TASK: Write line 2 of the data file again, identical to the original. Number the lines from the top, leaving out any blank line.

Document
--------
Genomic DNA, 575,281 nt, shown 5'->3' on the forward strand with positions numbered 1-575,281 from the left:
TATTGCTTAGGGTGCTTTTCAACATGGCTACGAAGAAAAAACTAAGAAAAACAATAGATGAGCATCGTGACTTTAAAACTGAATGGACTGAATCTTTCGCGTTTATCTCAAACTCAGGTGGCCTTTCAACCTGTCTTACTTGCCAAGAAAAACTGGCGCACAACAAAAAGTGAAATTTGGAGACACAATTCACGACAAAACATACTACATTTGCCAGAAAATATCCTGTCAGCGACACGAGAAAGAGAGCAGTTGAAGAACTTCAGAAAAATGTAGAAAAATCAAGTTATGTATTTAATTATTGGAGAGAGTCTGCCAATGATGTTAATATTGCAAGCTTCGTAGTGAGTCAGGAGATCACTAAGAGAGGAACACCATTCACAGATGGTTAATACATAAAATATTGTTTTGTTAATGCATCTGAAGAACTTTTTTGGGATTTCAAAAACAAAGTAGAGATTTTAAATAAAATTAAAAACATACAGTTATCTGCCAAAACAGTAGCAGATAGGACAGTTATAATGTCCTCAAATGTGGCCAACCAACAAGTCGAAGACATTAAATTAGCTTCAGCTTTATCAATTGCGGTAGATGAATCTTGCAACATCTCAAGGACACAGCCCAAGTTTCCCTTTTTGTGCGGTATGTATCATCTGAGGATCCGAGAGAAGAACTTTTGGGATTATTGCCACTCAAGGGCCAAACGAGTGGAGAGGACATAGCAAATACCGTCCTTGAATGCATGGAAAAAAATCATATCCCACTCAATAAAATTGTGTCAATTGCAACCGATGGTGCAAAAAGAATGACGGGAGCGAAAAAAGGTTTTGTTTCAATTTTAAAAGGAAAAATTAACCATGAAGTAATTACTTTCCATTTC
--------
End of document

TATTGCTTAGGGTGCTTTTCAACATGGCTACGAAGAAAAAACTAAGAAAAACAATAGATGAGCATCGTGACTTTAAAACTGAATGGACTGAATCTTTCGCGTTTATCTCAAACTCAGGTGGCCTTTCAACCTGTCTTACTTGCCAAGAAAAACTGGCGCACAACAAAAAGTGAAATTTGGAGACACAATTCACGACAAAACATACTACATTTGCCAGAAAATATCCTGTCAGCGACACGAGAAAGAGAGCAGTTGAAGAACTTCAGAAAAATGTAGAAAAATCAAGTTATGTATTTAATTATTGGAGAGAGTCTGCCAATGATGTTAATATTGCAAGCTTCGTAGTGAGTCAGGAGATCACTAAGAGAGGAACACCATTCACAGATGGTTAATACATAAAATATTGTTTTGTTAATGCATCTGAAGAACTTTTTTGGGATTTCAAAAACAAAGTAGAGATTTTAAATAAAATTAAAAACATACAGTTATCTGCCAAAACAGTAGCAGATAGGACAGTTATAATGTCCTCAAATGTGGCCAACCAACAAGTCGAAGACATTAAATTAGCTTCAGCTTTATCAATTGCGGTAGATGAATCTTGCAACATCTCAAGGACACAGCCCAAGTTTCCCTTTTTGTGCGGTATGTATCATCTGAGGATCCGAGAGAAGAACTTTTGGGATTATTGCCACTCAAGGGCCAAACGAGTGGAGAGGACATAGCAAATACCGTCCTTGAATGCATGGAAAAAAATCATATCCCACTCAATAAAATTGTGTCAATTGCAACCGATGGTGCAAAAAGAATGACGGGAGCGAAAAAAGGTTTTGTTTCAATTTTAAAAGGAAAAATTAACCATGAAGTAATTACTTTCCATTTC